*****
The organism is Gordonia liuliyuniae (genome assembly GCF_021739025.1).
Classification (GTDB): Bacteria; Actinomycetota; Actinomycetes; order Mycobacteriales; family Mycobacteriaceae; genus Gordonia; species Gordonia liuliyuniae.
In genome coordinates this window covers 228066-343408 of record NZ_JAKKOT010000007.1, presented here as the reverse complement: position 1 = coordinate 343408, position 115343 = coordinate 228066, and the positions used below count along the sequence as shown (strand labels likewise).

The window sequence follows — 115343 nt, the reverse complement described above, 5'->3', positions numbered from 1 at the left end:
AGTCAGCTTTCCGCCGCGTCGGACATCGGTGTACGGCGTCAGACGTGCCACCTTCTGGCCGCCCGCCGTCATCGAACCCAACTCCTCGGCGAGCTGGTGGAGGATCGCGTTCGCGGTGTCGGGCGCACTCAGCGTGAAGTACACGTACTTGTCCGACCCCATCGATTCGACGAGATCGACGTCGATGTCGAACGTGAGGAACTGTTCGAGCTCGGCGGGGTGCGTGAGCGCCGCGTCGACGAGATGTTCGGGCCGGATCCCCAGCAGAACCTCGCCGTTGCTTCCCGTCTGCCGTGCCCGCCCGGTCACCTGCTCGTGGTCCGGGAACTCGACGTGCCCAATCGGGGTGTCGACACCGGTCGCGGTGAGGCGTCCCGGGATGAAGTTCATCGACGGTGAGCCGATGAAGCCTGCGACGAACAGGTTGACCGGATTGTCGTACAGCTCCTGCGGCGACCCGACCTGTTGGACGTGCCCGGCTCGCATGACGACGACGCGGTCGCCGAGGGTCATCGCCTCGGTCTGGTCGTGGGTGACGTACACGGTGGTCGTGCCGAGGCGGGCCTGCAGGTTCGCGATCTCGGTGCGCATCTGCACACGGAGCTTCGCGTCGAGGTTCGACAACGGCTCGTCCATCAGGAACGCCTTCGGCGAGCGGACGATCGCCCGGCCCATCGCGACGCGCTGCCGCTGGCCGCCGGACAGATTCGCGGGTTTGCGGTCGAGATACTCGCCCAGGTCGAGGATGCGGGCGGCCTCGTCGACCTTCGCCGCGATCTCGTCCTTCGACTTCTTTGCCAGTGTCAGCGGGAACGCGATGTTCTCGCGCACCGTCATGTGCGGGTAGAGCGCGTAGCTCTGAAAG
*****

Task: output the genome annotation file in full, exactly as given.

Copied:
The organism is Gordonia liuliyuniae (genome assembly GCF_021739025.1).
Classification (GTDB): Bacteria; Actinomycetota; Actinomycetes; order Mycobacteriales; family Mycobacteriaceae; genus Gordonia; species Gordonia liuliyuniae.
In genome coordinates this window covers 228066-343408 of record NZ_JAKKOT010000007.1, presented here as the reverse complement: position 1 = coordinate 343408, position 115343 = coordinate 228066, and the positions used below count along the sequence as shown (strand labels likewise).

The window sequence follows — 115343 nt, the reverse complement described above, 5'->3', positions numbered from 1 at the left end:
AGTCAGCTTTCCGCCGCGTCGGACATCGGTGTACGGCGTCAGACGTGCCACCTTCTGGCCGCCCGCCGTCATCGAACCCAACTCCTCGGCGAGCTGGTGGAGGATCGCGTTCGCGGTGTCGGGCGCACTCAGCGTGAAGTACACGTACTTGTCCGACCCCATCGATTCGACGAGATCGACGTCGATGTCGAACGTGAGGAACTGTTCGAGCTCGGCGGGGTGCGTGAGCGCCGCGTCGACGAGATGTTCGGGCCGGATCCCCAGCAGAACCTCGCCGTTGCTTCCCGTCTGCCGTGCCCGCCCGGTCACCTGCTCGTGGTCCGGGAACTCGACGTGCCCAATCGGGGTGTCGACACCGGTCGCGGTGAGGCGTCCCGGGATGAAGTTCATCGACGGTGAGCCGATGAAGCCTGCGACGAACAGGTTGACCGGATTGTCGTACAGCTCCTGCGGCGACCCGACCTGTTGGACGTGCCCGGCTCGCATGACGACGACGCGGTCGCCGAGGGTCATCGCCTCGGTCTGGTCGTGGGTGACGTACACGGTGGTCGTGCCGAGGCGGGCCTGCAGGTTCGCGATCTCGGTGCGCATCTGCACACGGAGCTTCGCGTCGAGGTTCGACAACGGCTCGTCCATCAGGAACGCCTTCGGCGAGCGGACGATCGCCCGGCCCATCGCGACGCGCTGCCGCTGGCCGCCGGACAGATTCGCGGGTTTGCGGTCGAGATACTCGCCCAGGTCGAGGATGCGGGCGGCCTCGTCGACCTTCGCCGCGATCTCGTCCTTCGACTTCTTTGCCAGTGTCAGCGGGAACGCGATGTTCTCGCGCACCGTCATGTGCGGGTAGAGCGCGTAGCTCTGAAAG